The Review: If they ever come to update the Chinese zodiac, then 2011 might need to be revised from rabbit. With Drive, Crazy, Stupid, Love, The Ides Of March and (for UK audiences) Blue Valentine, 2011 was undoubtedly the Year Of The Gosling. Having made a moderate name for himself with earlier character pieces such as Half Nelson and Lars And The Real Girl, Gosling seared himself indelibly into the minds of film loving audiences with a year of high quality roles. 2013 sees him reunite with the directors of two of those works, Nicolas Winding Refn later this year and firstly Derek Cianfrance. Where Blue Valentine, Cianfrance’s previous collaboration with Gosling, was an almost claustrophobically intense two hander on the demise of a relationship, Pines sees Cianfrance set his sights more broadly, with a significantly wider range of characters and a much wider narrative scope. But the key differentiator to Gosling’s back catalogue is the introduction of another heartthrob alpha male in the finely chiselled shape of Bradley Cooper.
This isn’t a Scorcese or Mann style story of crime and families; while both relationships and criminal activity make a strong showing, the good and the bad interact in vastly different ways. The story of Gosling’s Luke is the initial focus, as his career as a motorcycle stunt rider for a local sideshow barely pays the bills. When he discovers he’s fathered a child by ex-girlfriend Romina (Eva Mendes), his attempts to provide a stable financial future lead him to mechanic Robin (Ben Mendelsohn) as the two pull off some audacious bank robberies using Luke’s exceptional riding skills. Inevitably, their activities attract the attention of police officer Avery (Cooper), but his run-in with Luke creates its own set of problems. Romina finds herself being drawn into Avery’s world as well, and the two sets of lives become increasingly linked as time passes.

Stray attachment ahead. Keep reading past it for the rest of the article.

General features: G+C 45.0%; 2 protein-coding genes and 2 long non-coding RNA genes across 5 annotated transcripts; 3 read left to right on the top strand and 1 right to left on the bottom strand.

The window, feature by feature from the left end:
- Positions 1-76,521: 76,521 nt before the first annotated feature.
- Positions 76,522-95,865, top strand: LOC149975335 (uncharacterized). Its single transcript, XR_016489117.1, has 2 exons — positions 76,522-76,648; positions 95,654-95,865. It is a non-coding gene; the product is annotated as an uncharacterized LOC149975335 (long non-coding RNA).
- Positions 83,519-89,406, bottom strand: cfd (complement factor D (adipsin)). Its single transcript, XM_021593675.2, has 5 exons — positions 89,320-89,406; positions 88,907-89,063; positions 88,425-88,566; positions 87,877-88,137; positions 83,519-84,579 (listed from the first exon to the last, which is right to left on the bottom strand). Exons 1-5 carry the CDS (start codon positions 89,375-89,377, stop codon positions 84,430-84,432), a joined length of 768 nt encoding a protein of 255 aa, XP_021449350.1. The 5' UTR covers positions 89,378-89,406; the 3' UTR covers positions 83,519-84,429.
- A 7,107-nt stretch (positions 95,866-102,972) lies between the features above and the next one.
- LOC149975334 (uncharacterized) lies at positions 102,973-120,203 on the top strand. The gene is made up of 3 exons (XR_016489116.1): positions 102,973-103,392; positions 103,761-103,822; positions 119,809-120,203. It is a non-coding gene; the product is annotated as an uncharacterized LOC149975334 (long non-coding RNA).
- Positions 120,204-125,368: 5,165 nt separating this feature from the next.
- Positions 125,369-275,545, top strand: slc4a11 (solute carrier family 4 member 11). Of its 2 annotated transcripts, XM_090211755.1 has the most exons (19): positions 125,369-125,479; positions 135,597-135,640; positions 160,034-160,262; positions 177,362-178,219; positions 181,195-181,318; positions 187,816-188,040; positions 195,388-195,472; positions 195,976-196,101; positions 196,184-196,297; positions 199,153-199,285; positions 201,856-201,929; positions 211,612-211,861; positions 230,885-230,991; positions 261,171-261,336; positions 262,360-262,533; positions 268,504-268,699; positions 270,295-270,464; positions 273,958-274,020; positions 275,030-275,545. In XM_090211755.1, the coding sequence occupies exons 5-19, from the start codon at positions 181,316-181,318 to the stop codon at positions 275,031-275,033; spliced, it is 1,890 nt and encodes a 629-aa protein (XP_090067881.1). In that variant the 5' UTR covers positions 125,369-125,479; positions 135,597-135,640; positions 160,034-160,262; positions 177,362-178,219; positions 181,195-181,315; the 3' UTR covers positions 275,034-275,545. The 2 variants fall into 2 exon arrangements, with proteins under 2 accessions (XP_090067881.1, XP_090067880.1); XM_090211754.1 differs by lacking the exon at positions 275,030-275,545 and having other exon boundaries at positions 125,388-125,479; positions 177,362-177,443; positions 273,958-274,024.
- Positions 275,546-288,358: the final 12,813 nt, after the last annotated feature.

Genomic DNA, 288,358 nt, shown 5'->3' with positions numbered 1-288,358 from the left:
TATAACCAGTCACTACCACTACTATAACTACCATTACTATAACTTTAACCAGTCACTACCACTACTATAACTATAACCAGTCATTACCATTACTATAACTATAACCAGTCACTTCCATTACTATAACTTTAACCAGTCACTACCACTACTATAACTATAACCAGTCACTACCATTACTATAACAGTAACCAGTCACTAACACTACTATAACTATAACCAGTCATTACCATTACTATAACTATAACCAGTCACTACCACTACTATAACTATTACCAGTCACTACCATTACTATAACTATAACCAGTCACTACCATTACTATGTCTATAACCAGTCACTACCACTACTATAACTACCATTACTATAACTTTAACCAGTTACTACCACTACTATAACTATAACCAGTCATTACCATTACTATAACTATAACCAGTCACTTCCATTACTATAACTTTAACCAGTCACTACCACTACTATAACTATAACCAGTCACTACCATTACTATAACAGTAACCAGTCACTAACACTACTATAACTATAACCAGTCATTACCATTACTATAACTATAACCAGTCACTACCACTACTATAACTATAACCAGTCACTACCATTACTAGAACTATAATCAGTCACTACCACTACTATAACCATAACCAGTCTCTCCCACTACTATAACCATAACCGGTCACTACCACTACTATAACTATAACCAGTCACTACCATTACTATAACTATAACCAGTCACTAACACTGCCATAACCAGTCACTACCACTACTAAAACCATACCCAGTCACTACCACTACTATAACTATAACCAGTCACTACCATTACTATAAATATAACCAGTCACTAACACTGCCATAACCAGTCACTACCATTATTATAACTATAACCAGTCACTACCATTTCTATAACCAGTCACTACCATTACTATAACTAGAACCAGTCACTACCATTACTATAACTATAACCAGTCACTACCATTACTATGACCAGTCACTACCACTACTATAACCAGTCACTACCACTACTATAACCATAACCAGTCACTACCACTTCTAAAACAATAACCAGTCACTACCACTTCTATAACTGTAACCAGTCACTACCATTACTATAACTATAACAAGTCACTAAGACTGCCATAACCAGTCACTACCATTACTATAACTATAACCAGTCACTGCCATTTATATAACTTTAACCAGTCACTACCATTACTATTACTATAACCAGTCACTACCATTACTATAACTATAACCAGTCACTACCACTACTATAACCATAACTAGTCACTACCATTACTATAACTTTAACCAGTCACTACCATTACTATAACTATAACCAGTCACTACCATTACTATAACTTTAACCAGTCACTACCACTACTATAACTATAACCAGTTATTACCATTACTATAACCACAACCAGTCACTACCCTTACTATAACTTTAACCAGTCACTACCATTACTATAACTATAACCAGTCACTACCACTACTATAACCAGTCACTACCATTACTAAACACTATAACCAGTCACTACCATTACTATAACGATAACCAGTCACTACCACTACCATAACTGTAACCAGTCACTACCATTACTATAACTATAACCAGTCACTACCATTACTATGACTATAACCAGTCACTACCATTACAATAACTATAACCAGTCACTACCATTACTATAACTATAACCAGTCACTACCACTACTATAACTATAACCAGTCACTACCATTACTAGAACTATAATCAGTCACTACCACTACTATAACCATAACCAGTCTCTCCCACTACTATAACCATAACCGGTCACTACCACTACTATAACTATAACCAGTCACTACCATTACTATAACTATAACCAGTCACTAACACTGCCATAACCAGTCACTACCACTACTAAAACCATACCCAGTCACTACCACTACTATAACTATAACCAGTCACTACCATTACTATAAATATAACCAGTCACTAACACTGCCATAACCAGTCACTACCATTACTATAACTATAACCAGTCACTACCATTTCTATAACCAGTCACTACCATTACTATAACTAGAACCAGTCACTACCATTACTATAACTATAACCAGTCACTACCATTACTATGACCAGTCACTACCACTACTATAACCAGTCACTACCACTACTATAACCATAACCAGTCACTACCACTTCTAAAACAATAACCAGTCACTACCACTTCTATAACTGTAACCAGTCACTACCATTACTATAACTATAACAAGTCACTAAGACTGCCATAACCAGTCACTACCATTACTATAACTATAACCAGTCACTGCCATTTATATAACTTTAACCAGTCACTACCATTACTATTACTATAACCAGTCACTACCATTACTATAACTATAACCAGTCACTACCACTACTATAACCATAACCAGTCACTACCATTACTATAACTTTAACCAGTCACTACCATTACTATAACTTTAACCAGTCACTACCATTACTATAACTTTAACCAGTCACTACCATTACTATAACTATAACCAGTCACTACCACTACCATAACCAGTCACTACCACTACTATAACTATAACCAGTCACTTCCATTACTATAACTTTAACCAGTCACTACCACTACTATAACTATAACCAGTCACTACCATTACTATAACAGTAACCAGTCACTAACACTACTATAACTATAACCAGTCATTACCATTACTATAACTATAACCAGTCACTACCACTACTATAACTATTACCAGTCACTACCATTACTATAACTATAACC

Once again, his collaboration with Cianfrance serves to extract another top-draw performance from Gosling, who’s got the smouldering thing absolutely nailed, but manages to find another variation on his Drive persona with a more flawed, fractured individual whose violent outbursts are significantly less controlled and productive than his scorpion jacket-wearing counterpart. The real revelation is Cooper, who after becoming stuck somewhat in a rut of big budget but empty comedies and action movies builds on the good work he put in for Silver Linings Playbook, allowing real shading in what could have been a simple role. There’s complex characters across the board, and as well as Cooper and Gosling Mendelsohn and Mendes also shine, and the supporting roles are also well filled by Ray Liotta, Harris Yulin and especially Dane De Haan as a more troubled youngster. That Cianfrance works so well with actors should come as no surprise, but his compositional skills also step up a level from Blue Valentine and from a magnificent establishing shot of Gosling walking through the park to ride his bike into the show, to almost any scene where Luke’s on the run on his bike, the first hour or so crackles with bursts of kinetic energy between the character moments.